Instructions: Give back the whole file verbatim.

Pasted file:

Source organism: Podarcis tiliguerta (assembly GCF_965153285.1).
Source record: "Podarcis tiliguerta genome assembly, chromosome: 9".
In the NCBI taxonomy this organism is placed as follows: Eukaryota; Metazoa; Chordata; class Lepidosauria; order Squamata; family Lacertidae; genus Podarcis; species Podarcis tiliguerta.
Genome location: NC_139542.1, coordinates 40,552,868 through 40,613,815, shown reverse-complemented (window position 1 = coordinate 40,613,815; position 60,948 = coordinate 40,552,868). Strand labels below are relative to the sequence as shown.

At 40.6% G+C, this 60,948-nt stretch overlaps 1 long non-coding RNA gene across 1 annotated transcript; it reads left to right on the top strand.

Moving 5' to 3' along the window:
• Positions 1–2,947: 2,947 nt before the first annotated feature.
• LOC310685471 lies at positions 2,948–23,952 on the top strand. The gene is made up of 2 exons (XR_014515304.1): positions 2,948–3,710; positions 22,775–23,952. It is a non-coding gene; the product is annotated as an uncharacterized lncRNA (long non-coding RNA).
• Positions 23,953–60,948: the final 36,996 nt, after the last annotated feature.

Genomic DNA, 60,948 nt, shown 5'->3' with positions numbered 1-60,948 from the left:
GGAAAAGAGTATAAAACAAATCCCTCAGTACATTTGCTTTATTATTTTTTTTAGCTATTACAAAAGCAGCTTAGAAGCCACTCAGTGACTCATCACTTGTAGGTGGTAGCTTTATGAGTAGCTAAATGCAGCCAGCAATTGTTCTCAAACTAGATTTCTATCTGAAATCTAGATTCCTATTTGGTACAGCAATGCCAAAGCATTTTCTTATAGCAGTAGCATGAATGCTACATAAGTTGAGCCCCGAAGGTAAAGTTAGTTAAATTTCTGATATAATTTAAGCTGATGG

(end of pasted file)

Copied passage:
Source organism: Podarcis tiliguerta (assembly GCF_965153285.1).
Source record: "Podarcis tiliguerta genome assembly, chromosome: 9".
In the NCBI taxonomy this organism is placed as follows: Eukaryota; Metazoa; Chordata; class Lepidosauria; order Squamata; family Lacertidae; genus Podarcis; species Podarcis tiliguerta.
Genome location: NC_139542.1, coordinates 40,552,868 through 40,613,815, shown reverse-complemented (window position 1 = coordinate 40,613,815; position 60,948 = coordinate 40,552,868). Strand labels below are relative to the sequence as shown.

At 40.6% G+C, this 60,948-nt stretch overlaps 1 long non-coding RNA gene across 1 annotated transcript; it reads left to right on the top strand.

Moving 5' to 3' along the window:
• Positions 1–2,947: 2,947 nt before the first annotated feature.
• LOC310685471 lies at positions 2,948–23,952 on the top strand. The gene is made up of 2 exons (XR_014515304.1): positions 2,948–3,710; positions 22,775–23,952. It is a non-coding gene; the product is annotated as an uncharacterized lncRNA (long non-coding RNA).
• Positions 23,953–60,948: the final 36,996 nt, after the last annotated feature.

Genomic DNA, 60,948 nt, shown 5'->3' with positions numbered 1-60,948 from the left:
GGAAAAGAGTATAAAACAAATCCCTCAGTACATTTGCTTTATTATTTTTTTTAGCTATTACAAAAGCAGCTTAGAAGCCACTCAGTGACTCATCACTTGTAGGTGGTAGCTTTATGAGTAGCTAAATGCAGCCAGCAATTGTTCTCAAACTAGATTTCTATCTGAAATCTAGATTCCTATTTGGTACAGCAATGCCAAAGCATTTTCTTATAGCAGTAGCATGAATGCTACATAAGTTGAGCCCCGAAGGTAAAGTTAGTTAAATTTCTGATATAATTTAAGCTGATGG